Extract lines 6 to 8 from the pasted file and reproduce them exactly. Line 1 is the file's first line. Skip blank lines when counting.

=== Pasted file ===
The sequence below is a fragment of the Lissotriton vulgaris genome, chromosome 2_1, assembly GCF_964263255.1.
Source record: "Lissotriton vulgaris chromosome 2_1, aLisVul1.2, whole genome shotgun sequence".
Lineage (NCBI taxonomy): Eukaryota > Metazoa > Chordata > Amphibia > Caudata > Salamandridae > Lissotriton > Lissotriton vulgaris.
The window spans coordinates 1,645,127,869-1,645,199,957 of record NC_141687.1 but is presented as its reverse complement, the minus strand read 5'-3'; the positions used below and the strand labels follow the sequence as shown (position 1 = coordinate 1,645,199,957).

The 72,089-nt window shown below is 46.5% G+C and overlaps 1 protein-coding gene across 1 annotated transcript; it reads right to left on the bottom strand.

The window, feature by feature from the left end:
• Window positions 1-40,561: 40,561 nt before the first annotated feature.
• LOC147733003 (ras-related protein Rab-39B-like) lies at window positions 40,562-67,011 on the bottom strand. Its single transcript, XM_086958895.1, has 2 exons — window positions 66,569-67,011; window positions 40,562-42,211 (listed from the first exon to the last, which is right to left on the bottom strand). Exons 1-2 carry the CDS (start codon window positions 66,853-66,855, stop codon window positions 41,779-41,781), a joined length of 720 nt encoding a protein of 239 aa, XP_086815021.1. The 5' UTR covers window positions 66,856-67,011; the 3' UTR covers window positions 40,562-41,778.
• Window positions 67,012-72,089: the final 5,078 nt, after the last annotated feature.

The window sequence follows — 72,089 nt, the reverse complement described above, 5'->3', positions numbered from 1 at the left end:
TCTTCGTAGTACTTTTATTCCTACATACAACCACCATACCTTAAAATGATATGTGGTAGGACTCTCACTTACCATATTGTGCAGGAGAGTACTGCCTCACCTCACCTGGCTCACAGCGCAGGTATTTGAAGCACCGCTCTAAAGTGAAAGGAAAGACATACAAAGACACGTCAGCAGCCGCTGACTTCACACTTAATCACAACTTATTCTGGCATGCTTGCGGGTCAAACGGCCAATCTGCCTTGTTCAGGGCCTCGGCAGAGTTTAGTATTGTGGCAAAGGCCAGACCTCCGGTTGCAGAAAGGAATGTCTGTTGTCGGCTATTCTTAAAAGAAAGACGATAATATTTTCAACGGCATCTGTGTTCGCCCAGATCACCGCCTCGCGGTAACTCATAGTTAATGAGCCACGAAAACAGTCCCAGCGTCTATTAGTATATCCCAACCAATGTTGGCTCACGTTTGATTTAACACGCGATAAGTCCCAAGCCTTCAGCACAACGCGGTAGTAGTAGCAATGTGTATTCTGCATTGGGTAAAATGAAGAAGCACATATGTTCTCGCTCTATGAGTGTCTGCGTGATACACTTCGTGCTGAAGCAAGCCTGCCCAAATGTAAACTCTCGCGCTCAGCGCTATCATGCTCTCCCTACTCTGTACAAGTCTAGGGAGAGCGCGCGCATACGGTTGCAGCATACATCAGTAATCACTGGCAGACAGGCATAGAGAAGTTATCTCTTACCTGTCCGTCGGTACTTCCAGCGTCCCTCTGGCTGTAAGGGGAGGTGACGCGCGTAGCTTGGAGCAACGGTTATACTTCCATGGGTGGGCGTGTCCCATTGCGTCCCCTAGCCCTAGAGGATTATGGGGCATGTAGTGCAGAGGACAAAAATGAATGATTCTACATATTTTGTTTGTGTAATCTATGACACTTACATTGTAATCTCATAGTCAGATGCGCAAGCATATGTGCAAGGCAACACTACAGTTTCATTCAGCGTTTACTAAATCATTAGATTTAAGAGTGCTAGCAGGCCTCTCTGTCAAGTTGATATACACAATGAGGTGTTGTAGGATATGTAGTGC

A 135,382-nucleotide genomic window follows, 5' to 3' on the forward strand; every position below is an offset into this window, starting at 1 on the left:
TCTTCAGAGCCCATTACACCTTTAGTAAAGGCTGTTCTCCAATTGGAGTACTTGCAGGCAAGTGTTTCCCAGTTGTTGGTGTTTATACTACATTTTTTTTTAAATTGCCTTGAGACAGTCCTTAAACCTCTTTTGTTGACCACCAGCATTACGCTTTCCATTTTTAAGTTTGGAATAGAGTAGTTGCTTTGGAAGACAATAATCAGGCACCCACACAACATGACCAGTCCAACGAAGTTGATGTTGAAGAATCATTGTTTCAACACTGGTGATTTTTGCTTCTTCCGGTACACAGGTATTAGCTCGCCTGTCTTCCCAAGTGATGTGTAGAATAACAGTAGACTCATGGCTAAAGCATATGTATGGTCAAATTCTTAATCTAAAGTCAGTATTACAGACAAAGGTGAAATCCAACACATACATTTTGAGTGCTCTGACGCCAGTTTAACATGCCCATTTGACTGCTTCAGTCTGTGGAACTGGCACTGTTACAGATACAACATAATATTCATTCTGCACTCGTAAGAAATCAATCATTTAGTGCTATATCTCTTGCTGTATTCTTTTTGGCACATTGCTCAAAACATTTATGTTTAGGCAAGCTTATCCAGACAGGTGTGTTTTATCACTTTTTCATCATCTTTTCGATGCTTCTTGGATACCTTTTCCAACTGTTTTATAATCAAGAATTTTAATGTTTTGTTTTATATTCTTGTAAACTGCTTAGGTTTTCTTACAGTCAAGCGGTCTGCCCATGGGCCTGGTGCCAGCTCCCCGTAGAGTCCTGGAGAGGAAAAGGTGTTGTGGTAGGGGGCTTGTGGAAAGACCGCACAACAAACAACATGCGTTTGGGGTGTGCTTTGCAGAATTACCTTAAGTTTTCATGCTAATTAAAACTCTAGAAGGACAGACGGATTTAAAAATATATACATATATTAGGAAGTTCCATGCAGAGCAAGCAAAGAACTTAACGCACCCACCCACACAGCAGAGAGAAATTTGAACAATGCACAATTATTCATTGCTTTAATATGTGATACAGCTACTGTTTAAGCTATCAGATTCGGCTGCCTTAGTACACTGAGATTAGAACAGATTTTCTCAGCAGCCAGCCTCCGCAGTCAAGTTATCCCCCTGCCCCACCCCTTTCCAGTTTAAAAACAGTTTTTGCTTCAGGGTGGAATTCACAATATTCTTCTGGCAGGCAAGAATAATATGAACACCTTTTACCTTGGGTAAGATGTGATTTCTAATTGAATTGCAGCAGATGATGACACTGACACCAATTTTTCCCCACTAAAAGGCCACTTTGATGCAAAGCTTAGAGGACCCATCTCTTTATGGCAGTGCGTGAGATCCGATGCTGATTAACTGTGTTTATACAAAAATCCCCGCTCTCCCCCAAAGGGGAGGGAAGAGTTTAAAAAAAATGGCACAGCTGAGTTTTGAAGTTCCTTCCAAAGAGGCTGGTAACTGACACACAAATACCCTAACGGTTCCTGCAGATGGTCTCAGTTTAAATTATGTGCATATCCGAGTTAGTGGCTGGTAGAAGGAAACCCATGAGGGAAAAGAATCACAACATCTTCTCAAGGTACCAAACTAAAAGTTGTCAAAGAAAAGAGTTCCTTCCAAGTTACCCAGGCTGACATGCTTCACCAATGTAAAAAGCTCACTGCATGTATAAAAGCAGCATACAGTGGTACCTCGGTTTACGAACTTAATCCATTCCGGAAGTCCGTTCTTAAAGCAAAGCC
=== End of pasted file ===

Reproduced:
The window, feature by feature from the left end:
• Window positions 1-40,561: 40,561 nt before the first annotated feature.
• LOC147733003 (ras-related protein Rab-39B-like) lies at window positions 40,562-67,011 on the bottom strand. Its single transcript, XM_086958895.1, has 2 exons — window positions 66,569-67,011; window positions 40,562-42,211 (listed from the first exon to the last, which is right to left on the bottom strand). Exons 1-2 carry the CDS (start codon window positions 66,853-66,855, stop codon window positions 41,779-41,781), a joined length of 720 nt encoding a protein of 239 aa, XP_086815021.1. The 5' UTR covers window positions 66,856-67,011; the 3' UTR covers window positions 40,562-41,778.